half-empty or half-full?

Some of us trudge through life with our half-empty glasses and believe we’re going to lose what we have.

Some of us just maneuver around the obstacles trying to keep our half-full glasses from spilling over.

The latter is more fun.

half-full-1_l

 

It’s not the kind of positive thinking that requires  I-think-I-can-I-think-I can.

It’s choosing to be optimistic and hopeful.

Remember. Tomorrow’s another day!

~~~

Photo credit: dibnv / Foter / CC BY-NC-SA

truth for the hurting.

“God has not been trying an experiment on my faith or love in order to find out their quality. He knew it already. It was I who didn’t. In this trial He makes us occupy the dock, the witness box, and the bench all at once. He always knew that my temple was a house of cards. His only way of making me realize the fact was to knock it down.”

C. S. Lewis; A Grief Observed

6942405164_017e195f55

Sometimes it feels like God is playing some kind of sick game with us.

Or we think he is testing us.

Or punishing us.

All of the above are normal feelings.

But the Bible says God’s ways are not like ours; his thoughts are not like ours.

That’s difficult for us. We only see in 3 dimensions.

God is not confined. That’s where faith comes in. You either trust and believe or you do not.

He teaches us about ourselves and how much we need Him, and beneath us are his everlasting arms.

Even in death, which seems like the absolute end, He is there.

~~~

Photo credit: Doha Sam / Foter / CC BY-NC-SA

scripture friday.

Brothers and sisters, we do not want you to be uninformed about those who sleep in death, so that you do not grieve like the rest of mankind, who have no hope.

For we believe that Jesus died and rose again, and so we believe that God will bring with Jesus those who have fallen asleep in him. According to the Lord’s word, we tell you that we who are still alive, who are left until the coming of the Lord, will certainly not precede those who have fallen asleep.

For the Lord himself will come down from heaven, with a loud command, with the voice of the archangel and with the trumpet call of God, and the dead in Christ will rise first. After that, we who are still alive and are left will be caught up together with them in the clouds to meet the Lord in the air.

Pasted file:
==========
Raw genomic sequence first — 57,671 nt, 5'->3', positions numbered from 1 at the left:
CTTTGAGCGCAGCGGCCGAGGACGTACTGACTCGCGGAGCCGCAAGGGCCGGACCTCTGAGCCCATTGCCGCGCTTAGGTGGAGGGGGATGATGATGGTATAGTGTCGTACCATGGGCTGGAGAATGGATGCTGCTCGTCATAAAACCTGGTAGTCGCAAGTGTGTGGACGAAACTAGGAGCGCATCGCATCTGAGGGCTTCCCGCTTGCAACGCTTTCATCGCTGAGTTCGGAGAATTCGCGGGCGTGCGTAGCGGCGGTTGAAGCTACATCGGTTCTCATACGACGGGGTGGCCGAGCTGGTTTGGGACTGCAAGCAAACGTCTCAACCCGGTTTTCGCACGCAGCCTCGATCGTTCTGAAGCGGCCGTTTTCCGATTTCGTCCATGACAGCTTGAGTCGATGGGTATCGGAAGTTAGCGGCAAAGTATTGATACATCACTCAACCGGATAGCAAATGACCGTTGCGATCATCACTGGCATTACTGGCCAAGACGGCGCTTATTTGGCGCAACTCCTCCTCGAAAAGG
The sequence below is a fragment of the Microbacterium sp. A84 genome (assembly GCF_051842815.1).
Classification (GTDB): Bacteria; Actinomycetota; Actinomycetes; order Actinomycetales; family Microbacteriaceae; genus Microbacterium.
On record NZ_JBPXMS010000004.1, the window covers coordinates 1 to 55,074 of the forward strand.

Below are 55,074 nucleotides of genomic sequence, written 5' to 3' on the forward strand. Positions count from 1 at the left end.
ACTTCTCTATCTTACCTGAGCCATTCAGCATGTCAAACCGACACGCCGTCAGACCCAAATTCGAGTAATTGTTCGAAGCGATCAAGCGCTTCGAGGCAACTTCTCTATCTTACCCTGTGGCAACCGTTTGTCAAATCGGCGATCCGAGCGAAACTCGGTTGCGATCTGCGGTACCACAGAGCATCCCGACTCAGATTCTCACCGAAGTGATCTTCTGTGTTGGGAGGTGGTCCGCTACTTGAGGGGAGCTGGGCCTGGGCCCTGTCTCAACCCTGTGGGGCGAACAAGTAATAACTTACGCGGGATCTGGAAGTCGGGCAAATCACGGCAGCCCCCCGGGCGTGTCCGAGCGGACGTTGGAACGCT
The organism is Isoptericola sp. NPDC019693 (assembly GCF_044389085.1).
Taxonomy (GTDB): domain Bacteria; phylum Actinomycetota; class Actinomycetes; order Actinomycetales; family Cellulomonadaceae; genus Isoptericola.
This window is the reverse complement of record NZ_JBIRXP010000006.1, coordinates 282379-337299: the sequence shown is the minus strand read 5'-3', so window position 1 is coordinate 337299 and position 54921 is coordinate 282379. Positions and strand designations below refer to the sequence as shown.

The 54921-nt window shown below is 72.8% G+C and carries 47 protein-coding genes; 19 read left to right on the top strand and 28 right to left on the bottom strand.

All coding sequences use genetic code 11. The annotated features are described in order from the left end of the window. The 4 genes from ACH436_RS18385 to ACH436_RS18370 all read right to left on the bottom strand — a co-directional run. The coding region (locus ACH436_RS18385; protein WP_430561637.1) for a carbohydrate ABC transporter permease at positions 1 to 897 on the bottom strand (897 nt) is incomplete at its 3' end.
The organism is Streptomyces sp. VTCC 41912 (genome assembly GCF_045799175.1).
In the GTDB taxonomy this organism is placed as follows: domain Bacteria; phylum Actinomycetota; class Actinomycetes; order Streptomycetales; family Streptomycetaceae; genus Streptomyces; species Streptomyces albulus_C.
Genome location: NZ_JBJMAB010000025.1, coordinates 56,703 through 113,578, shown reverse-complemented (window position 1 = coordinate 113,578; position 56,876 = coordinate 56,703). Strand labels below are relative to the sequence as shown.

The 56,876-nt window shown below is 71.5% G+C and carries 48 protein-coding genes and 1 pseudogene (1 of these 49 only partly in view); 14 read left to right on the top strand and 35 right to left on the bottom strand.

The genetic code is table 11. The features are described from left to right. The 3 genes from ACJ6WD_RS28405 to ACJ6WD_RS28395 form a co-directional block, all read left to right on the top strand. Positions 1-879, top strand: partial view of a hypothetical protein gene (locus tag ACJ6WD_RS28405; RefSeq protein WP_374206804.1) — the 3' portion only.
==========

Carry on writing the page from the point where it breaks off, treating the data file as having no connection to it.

And so we will be with the Lord forever. Therefore encourage one another with these words.

-The Bible

sky

Photo credit: giev / Foter / Creative Commons Attribution-NonCommercial-ShareAlike 2.0 Generic (CC BY-NC-SA 2.0)

survive.

survive: continue to live or exist; especially in spite of danger or hardship.

After the attack on 9-11, a severely damaged tree was found under the rubble.

ground zero

Replanted to another location, it was nurtured to health, and brought back to the World Trade Center Memorial.

survive

A symbol of hope.

To all the families who have lost family and friends in the 9-11 attack, may you feel God’s comfort today and always.

~~~

Photo credit: wallyg / Foter / CC BY-NC-ND

New York City Parks & Recreation

heroes.

I rarely write about my oldest son’s death.

It’s not because I feel shame over his suicide (as one church leader suggested to which I kindly corrected him). It’s because I do not want to build a platform as an author or directly profit monetarily through writing about suicide. I would have to say more than I care to. The circumstances surrounding it was very personal and I want to protect my son.

However, I do feel free to write about how I have felt as a mother. I know there are so many mothers (and fathers, siblings, friends) who have their story. I know mine. And I know I share similar feelings with other moms.

I think the number 1 problem surrounding suicide is how people deal with you and your loved one after they’re gone. Every mother is proud of her child. As I write, I’m listening to an interview with the mother of Aaron Carson Vaughan, a SEAL Team Six soldier who died in a Chinook chopper accident in Afghanistan.

The mother is grieving. Yet, she has one thing I don’t have.

Her son is regarded as a hero.

My son is not.

People who die from fatal accidents or terminal illnesses, well, it wasn’t their fault.

People who take their own life, well, it was there fault.

I’ve been told, “Well, people don’t know what to say”.

“Oh, you poor person who doesn’t know what to say to me. Well, excuse me while I go mop up the blood seeping out of my heart so I can help you feel better.”

Insane, isn’t it? But this is a common response.

You can’t slap a forgiveness scripture on this kind of thing. Responding to suicide requires you to reach deeply within yourself and go the extra mile.

If it sounds like I’m bitter, I’m not (please.. don’t add that to my repertoire, too). The thoughts that have accumulated need to be said. Not just for me, but as a mouthpiece for so many hurting mothers who write blogs about their experiences.

I have spent 9 years processing and I have experienced strength, hope, and joy as God has led me through this valley of the shadow of death. The people who have made this worse for me are not my enemies. There are things that have been said and done that should never have happened. There have been good things said and done, too. The pain of suicide is tender to the touch. We know how to be gentle with a person who is paralyzed. But we don’t seem to know how to be gentle with someone with a paralyzed heart. We don’t expect the paralyzed person to get up and walk. But we expect the paralyzed heart to quickly recover because “Jesus heals”.

My son, Christopher, is a hero. Not in that he took his life. But because of the life he led. He loved God with all his heart, soul, and strength.

He embraced what he was taught and was fearless. God is big enough, loving enough, good enough, to understand – when others do not.